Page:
Ernest Hemingway’s gripping short story The Killers has fascinated readers and filmmakers for generations. In 1964, Don Siegel — initially slated to direct the 1946 version — took it on, creating the first-ever made-for-TV feature.
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This shouldn't be as fun as it is. The production values are still a TV affair, and where the original was a model of noir construction, long stretches of this one fall apart if you think about it for more than 15 seconds. But Siegel's direction gives it a punchy, weirdly compelling pop-art nihilism. Bonus points for having John Cassavettes punch Ronald Reagan, which may not have meant much in 1964 but sure does now.
It doesn't work all the time, but when it does it soars. Don Siegel is one hell of a director and his version of The Killers, although lacking the existential and poetic contours of Hemingway's short story, somewhat started propelling the gritty and nihilist crime thriller boom that eventually defined the '70s.
Siegel's minimalistic style perfectly suits every crime tale he touches. This version rivals Robert Siodmak's previous by being something completely different, having more of a pulp-ish, b-movie sensitivity, au courant with a more nihilistic, violent, and mysogynistic time it was made. Memorable parts played by everyone, especially the badass Lee Marvin, and Angie Dickinson is to die for.
... a very loose adaptation on the novel; which, unfortunately, doesn't compare to the original... funny to see Ronald Reagan in his final role... the racing scenes are just so dated -- oh how much has changed... only four years away from 'Bullitt' though, so I can't really give it a pass solely based on the time of the films production... some of those rear projection shots are just laughable...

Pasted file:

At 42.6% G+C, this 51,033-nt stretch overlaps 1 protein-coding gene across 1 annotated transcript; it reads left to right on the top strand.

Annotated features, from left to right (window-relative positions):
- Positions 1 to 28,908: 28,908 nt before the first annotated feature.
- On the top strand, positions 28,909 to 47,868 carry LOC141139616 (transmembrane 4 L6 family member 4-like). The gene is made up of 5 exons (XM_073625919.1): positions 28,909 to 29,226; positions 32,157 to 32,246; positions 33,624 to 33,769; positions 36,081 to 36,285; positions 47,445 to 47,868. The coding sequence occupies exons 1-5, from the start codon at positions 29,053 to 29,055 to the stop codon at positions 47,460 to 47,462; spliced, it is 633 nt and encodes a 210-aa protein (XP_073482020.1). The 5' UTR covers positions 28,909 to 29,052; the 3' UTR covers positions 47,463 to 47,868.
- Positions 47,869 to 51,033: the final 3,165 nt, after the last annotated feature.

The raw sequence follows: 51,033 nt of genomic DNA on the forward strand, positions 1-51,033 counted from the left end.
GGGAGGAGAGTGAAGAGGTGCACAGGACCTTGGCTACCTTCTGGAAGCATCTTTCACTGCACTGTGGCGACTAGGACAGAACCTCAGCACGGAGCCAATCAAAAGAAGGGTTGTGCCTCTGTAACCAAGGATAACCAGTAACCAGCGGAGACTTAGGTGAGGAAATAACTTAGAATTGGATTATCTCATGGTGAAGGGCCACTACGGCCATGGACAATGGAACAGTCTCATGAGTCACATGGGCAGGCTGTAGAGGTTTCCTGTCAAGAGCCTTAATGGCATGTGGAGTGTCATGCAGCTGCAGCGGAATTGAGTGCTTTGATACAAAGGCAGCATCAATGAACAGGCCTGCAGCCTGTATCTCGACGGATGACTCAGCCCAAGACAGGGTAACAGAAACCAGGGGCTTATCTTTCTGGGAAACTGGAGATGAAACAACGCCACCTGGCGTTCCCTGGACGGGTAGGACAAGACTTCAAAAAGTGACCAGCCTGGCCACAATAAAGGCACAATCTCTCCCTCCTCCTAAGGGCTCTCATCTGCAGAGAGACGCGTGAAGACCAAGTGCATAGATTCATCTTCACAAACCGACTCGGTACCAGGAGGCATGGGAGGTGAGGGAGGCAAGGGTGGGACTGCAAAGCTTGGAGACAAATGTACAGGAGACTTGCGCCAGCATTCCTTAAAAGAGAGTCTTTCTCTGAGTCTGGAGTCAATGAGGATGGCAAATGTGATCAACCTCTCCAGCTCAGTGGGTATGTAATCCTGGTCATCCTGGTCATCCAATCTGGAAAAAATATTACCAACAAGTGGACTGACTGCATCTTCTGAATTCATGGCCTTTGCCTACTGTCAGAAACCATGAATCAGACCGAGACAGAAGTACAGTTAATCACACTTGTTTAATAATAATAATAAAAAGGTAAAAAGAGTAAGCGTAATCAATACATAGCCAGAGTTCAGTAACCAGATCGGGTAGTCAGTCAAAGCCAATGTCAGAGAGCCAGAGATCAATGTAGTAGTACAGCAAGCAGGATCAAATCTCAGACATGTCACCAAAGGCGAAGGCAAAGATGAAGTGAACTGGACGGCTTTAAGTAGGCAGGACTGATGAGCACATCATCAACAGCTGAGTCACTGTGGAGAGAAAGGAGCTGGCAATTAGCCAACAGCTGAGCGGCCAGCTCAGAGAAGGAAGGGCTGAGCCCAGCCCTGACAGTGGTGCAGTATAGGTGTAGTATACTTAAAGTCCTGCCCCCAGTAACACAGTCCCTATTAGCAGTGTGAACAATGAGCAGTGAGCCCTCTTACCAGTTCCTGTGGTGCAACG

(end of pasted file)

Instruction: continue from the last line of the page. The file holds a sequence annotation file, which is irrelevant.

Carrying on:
I am not a fan of Don Siegel formally, Dirty Harry, Alcatraz or other things. But in some way, I was very confident that this film was different. I have always being loved Lee Marvin's movies. Furthermore there is Cassavetes on it. Special story which is up to something like before. You should see it. I know noone is likeable in the movie but God damn you Reagan.
Quite scruffy B-movie suffering from glaring contradictions within its plot, however the most remarkable feature about this film is its fairly exceptional cast, particularly Ronald Reagan (for rather cynical reasons). It feels like a film that has been rushed and quickly packed away.
Great Neo-Noir made for TV film. Enjoyed both Ronald Reagan and Norman Fell as villains but could have used a bit more bad ass scenes with Hitman Lee Marvin. John Cassavetes as the reluctant race car driver turned criminal and Angie Dickinson as the femme fatale were both excellent also.